US History I – Origins of a New Nation – Pre-Columbian Native Americans
Native Migration to the Americas
Scholars have two main theories of how the modern-day Native Americans of America arrived here. Both theories hypothesized the Paleo-Indian arrived from Northeast Asia thousands of years ago. The first of the two theories is the land-bridge theory. This theory states that during an ice age (a time when most of the world was covered by ice and glaciers), a land-bridge was exposed allowing travel between Asia and modern-day Alaska. Over thousands of years, native peoples migrated southward and inward through the North and South American continents. The other theory is called migration theory. In this theory, it is hypothesized that the Paleo-Indian used small boats from Asia to America working their way down the west coasts of North and South America, and into the interior. The migration coming from Asia ceased between ten thousand and twelve thousand years ago, as the climate warmed. At the same time, the American environment became more diverse, populated with deserts, forests, and plains.
Diversity and Agriculture
It is through the aforementioned differences in the climate and environment that Paleo-Indians and later modern Native American cultures became diverse. By the time Columbus arrived in 1492, there were over 375 distinct spoken languages. Larger populations were growing in the Americas thanks to the development of corn, squash, and beans – crops high in calaries and able to support larger populations. The larger populations fostered growth in architecture and technology, especially prevalent in the Mayan and Aztec communities. It was the Mayans who were the leading group of people along the Gulf of Mexico and the Caribbean coast, while the Aztecs dominated the highlands of central Mexico. Other than farming, some tribes relied on fishing, while others relied on hunting, depending on the environment.
Southwest and Mississippi River Valley
In the modern day Gila and Salt River valleys in Arizona the ancient Hohokam people built over five hundred miles of irrigation canals. Their buildings were mostly constructed from adobe, which is a sun-dried brick, and could reach as high as three stories tall! Also in the southwest, the Anasazi constructed their villages into the rock-face of cliffs – sometimes reaching as high as five stories tall! They lived in the Four Corners region of present day Arizona, New Mexico, Utah, and Colorado. There is evidence that the early Native American cultures of the Mississippi River Valley were influenced by the Mayas and the Aztecs – demonstrated by their large pyramids (but made of dirt). They lived in areas of present day Illinois, Missouri, Tennessee, Ohio, Arkansas, and Mississippi.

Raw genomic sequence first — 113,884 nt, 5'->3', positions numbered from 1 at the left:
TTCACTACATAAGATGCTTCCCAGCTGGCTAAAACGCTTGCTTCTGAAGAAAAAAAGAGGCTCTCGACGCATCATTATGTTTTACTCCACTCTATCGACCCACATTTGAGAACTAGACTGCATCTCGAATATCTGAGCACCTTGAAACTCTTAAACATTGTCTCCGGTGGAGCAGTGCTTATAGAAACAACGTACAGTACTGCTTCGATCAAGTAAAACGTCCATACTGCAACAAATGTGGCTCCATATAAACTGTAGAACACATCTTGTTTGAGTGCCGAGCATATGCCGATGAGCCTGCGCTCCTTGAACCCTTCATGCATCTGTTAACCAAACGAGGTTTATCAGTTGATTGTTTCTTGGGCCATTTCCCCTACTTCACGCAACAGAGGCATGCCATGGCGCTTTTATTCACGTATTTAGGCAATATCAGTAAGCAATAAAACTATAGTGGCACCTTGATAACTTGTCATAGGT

Great Plains and Eastern Woodlands
The main diet of early Native Americans in the Great Plains were the grazing animal, the buffalo. While some built small grass thatch houses near rivers, most used teepees for shelter, which were made from buffalo, and were portable, to follow the food source (buffalo), who were constantly on the move. The Eastern Woodland culture were mostly farmers, but also relied on hunting and fishing. Algonquians lived in wigwams oval frames made of small trees which were about 10 to 16 feet in diameter, while the Iroquois lived in multifamily longhouses which were also made of wood, but were usually more than 200 feet in length. The Iroquois were made up of five peoples – the Mohawks, Oneidas, Onondagas, Cayuga, and Seneca, who shared an oral constitution of laws, passed down from generation to generation. They formed the Iroquois League which was a loose confederation for promoting peaceful cooperation among members.
Common Cultural Features Amongst Many Early Native Americans
Despite cultural diversity, many early Native American groups shared several cultural features. For example, most early Native Americans did not have centralized nations, such as those in Europe Instead, political power was spread among many local chiefs with limited authority. Most also believed that spirits could be found in nature, which could either be persuaded to help or harm. Private property was rare, except in cases of some family possessions. Land was almost never seen as a possession of an individual or family.
Lapsansky-Werner, Emma J. United States History. Upper Saddle River, NJ: Pearson/Prentice Hall, 2008. 4-10. Print.